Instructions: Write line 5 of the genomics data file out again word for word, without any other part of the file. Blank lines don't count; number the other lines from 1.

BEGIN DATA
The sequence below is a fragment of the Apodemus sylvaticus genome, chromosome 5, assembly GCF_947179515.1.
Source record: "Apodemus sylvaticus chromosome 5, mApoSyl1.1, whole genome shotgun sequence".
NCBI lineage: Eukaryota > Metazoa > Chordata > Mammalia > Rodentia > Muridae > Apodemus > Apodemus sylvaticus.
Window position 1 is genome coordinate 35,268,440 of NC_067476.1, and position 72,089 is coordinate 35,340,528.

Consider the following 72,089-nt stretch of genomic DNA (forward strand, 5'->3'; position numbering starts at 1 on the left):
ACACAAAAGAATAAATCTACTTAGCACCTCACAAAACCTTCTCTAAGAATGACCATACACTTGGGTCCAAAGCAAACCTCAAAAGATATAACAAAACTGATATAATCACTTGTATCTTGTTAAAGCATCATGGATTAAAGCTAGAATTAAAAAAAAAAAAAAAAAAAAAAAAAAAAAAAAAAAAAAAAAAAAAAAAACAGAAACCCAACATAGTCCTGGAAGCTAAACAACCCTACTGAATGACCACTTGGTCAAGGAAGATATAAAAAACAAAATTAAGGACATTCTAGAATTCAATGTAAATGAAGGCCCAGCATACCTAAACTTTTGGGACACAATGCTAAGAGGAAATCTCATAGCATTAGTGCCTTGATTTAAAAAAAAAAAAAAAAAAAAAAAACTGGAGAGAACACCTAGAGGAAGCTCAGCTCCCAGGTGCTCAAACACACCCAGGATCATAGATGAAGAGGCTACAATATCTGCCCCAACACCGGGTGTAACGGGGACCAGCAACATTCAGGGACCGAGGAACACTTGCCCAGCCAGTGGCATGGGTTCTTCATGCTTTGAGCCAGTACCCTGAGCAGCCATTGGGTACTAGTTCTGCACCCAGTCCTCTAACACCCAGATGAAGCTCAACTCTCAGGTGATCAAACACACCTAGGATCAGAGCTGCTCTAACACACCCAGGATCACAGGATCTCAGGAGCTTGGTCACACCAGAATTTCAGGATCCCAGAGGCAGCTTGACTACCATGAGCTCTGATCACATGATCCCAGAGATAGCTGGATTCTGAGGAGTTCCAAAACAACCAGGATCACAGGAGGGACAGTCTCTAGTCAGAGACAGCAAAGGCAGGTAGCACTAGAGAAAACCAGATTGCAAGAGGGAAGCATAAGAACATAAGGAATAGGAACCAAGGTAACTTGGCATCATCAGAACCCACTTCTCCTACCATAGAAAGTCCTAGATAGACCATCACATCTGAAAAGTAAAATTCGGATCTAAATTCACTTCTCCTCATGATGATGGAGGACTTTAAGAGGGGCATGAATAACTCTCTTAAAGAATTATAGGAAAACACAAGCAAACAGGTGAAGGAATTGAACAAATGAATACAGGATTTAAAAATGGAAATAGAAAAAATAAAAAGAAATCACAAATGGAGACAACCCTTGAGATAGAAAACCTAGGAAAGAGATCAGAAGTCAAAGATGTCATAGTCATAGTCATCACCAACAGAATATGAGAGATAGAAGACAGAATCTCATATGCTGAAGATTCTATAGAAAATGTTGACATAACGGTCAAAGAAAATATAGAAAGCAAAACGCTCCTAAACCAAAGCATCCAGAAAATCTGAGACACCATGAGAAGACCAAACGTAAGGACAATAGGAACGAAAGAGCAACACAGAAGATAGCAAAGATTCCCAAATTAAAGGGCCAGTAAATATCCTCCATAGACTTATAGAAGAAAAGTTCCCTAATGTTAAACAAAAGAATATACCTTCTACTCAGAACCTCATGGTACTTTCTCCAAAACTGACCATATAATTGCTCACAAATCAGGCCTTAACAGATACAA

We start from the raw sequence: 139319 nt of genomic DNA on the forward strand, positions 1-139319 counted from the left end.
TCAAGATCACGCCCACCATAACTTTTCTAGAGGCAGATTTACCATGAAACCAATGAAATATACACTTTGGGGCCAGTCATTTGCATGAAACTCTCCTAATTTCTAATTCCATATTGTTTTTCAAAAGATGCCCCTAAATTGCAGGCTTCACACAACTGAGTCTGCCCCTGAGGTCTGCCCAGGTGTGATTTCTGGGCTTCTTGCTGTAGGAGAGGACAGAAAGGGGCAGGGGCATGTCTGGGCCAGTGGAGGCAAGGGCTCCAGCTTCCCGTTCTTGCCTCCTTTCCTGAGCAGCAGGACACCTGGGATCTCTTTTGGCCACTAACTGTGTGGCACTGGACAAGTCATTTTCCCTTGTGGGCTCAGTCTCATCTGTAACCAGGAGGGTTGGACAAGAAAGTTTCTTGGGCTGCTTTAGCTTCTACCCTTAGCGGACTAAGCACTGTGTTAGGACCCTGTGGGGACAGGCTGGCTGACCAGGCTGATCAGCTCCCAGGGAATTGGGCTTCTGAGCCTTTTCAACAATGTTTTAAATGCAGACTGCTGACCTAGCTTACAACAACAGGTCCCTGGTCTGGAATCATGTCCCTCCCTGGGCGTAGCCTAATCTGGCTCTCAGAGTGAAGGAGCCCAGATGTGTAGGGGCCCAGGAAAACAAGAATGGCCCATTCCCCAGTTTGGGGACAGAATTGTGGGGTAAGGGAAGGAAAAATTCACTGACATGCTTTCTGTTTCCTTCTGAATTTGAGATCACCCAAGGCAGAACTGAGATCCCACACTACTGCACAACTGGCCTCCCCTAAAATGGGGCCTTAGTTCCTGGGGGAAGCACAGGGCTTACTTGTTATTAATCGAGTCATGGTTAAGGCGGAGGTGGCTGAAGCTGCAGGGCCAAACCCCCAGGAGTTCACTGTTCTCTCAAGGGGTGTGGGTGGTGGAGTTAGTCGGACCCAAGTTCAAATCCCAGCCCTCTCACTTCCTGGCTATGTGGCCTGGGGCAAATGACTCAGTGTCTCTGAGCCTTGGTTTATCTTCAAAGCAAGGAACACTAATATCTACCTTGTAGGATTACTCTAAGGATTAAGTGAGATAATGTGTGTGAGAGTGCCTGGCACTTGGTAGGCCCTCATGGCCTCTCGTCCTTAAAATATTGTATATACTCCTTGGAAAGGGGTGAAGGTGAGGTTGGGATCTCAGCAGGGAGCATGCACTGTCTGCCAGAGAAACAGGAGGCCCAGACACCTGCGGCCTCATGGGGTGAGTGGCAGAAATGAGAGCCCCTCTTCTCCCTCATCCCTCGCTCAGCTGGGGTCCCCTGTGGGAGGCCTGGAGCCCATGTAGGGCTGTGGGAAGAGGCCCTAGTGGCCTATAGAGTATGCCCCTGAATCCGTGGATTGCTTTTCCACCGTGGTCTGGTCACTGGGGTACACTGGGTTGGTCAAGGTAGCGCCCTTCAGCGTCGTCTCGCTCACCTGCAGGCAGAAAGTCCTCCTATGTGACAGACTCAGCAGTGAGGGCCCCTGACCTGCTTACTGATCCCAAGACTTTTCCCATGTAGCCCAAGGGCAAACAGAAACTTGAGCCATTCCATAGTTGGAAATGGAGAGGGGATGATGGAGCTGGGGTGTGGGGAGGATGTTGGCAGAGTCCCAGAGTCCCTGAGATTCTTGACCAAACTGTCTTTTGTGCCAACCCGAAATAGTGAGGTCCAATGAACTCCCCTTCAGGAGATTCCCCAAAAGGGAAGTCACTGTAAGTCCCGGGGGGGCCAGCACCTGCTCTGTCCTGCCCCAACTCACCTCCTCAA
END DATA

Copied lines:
Consider the following 72,089-nt stretch of genomic DNA (forward strand, 5'->3'; position numbering starts at 1 on the left):